[Numpy-discussion] NumPy to CPU+GPU compiler, looking for tests

Rahul Garg rahulgarg44@gmail....
Sun Oct 21 13:57:04 CDT 2012


Thanks! I need to add support for eig and inv (will do this week, at
least for CPU) but other than that, I should definitely be able to
handle those kinds of benchmarks.

rahul

On Sun, Oct 21, 2012 at 12:01 PM, Aron Ahmadia <aron@ahmadia.net> wrote:
> Hi Rahul,
>
> Very cool!  I'm looking forward to seeing some performance results!  Anders
> Logg posted a computational challenge to G+ about a month ago, and we got
> entries in Octave, Fortran, Python, and Julia (all implementing the same
> solution from Jed Brown).  The challenge is here:
>
> https://plus.google.com/116518787475147930287/posts/jiULACjiGnW
>
> Here is my simple attempt at Cythonizing Jed's Octave code:
>
> https://gist.github.com/3893361
>
> The best solution in Fortran took 38 microseconds.  The best Python solution
> clocked in at around 445.  The Julia solution implemented by Jed took around
> 224 microseconds, a good LLVM solution should come close to or beat that.
>
> Hope this helps.
>
> Aron
>
> On Sun, Oct 21, 2012 at 3:27 PM, Rahul Garg <rahulgarg44@gmail.com> wrote:
>>
>> Hi.
>>
>> I am a PhD student at McGill University and I am developing a compiler
>> for Python for CPUs and GPUs. For CPUs, I build upon LLVM. For GPUs, I
>> generate OpenCL and I have also implemented some library functions on
>> the GPU myself. The restriction that it is only for numerical code and
>> intended for NumPy users. The compiler is aware of simple things in
>> NumPy like matrix multiplication, slicing operators, strided layouts,
>> some library functions (though limited at this time) and the negative
>> indexing semantics etc. However, the compiler is not limited to vector
>> code. Scalar code or manually written loops also work. However, only
>> numerical datatypes are supported with no support for lists, dicts,
>> classes etc. First class functions are not currently supported but are
>> on the roadmap. You will have to add some type annotations to your
>> functions. If you have a compatible GPU, you can also use the GPU by
>> indicating which parts to run on the GPU. Otherwise you can just use
>> it to run your code on the CPU.
>>
>> As an example, simple scalar code like fibonacci function works fine.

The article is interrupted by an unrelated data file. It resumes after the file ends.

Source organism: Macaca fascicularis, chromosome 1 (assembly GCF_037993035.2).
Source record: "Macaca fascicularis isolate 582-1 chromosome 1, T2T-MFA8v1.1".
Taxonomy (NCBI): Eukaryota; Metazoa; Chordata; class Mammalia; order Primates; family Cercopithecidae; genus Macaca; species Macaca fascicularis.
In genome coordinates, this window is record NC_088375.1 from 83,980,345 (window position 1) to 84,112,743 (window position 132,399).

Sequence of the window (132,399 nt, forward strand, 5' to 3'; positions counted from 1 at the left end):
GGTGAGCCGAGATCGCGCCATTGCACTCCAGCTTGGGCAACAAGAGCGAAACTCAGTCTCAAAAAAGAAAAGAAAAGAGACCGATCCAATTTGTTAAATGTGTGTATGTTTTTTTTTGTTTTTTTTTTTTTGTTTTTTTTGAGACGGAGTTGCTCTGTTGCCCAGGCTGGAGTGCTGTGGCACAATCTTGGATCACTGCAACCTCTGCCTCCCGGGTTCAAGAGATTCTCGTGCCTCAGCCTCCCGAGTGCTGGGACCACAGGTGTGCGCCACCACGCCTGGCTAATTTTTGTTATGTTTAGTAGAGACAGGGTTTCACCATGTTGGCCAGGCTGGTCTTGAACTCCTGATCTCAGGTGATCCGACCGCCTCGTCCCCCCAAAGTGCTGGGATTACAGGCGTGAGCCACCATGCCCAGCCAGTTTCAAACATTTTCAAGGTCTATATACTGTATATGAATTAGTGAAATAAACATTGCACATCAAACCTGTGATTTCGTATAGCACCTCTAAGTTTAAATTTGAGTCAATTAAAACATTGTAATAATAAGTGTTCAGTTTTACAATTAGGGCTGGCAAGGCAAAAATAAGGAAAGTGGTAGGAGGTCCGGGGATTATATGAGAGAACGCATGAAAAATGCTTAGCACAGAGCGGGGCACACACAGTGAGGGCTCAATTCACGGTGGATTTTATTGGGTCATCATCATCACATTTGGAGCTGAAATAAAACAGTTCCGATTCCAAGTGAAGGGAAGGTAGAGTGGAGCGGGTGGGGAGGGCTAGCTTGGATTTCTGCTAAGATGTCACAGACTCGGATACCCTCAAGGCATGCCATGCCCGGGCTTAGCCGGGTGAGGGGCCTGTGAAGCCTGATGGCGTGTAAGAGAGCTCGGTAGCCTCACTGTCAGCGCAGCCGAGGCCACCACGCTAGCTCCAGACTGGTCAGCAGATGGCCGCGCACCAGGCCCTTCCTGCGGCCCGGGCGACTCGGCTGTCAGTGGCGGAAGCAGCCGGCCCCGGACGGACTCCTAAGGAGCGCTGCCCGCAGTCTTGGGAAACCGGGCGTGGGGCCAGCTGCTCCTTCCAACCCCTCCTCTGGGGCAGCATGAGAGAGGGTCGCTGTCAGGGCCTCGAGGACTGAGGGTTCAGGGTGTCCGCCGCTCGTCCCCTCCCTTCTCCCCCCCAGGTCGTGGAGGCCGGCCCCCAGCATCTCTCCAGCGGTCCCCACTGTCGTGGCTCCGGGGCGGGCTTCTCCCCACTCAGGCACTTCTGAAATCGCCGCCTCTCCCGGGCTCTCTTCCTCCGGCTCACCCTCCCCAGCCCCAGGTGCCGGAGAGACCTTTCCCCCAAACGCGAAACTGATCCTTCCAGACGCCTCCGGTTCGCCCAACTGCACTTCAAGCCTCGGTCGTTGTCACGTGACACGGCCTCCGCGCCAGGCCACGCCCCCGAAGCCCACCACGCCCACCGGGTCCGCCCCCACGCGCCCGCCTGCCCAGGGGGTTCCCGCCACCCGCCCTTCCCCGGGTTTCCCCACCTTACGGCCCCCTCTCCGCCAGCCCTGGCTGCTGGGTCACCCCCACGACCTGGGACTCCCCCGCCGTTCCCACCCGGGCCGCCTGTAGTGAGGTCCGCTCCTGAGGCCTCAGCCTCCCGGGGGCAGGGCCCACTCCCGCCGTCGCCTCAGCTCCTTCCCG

>> Simple loops like those used in stencil-type computations are also
>> working. Parallel-for loops are also provided and working. Simple
>> vector oriented code is also working fine on both CPU and GPU.  The
>> system is being tested on Ubuntu 12.04 and tested with Python 2.7
>> (though I think should work with other Python 2.x variants). For GPUs,
>> I am ensuring that the system works with AMD and Nvidia GPUs.
>>
>> The compiler is in early stages and I am looking for test cases. The
>> project will be open-sourced in November under Apache 2 and thereafter
>> will be developed in an open repo. If you have some simple code that I
>> can use as a benchmark that I can use to test and evaluate the
>> compiler, that will be very helpful. Some annotations will be
>> required, which I can help you write. I will be VERY grateful to
>> anyone who can provide test cases. In turn, it will help improve the
>> compiler and everyone will benefit.
>>
>> Some of you may be wondering how it compares to Numba. Well it is
>> essentially very similar in the idea.  So why build a new compiler
>> then? Actually the project I am building is not specific to Python.  I
>> am building a far more general compiler infrastructure for array
>> languages, and Python frontend is just one small part of the project.
>> For example, I am also working on a MATLAB frontend.
>>
>> (Some of you may remember me from an earlier compiler project which
>> unfortunately went nowhere. This is a different project and this time
>> I am determined to convert it into a usable system. I realize the
>> proof is in the pudding, so I hope to convince people by releasing
>> code soon.)
>>
>> thanks,
>> Rahul
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>
>
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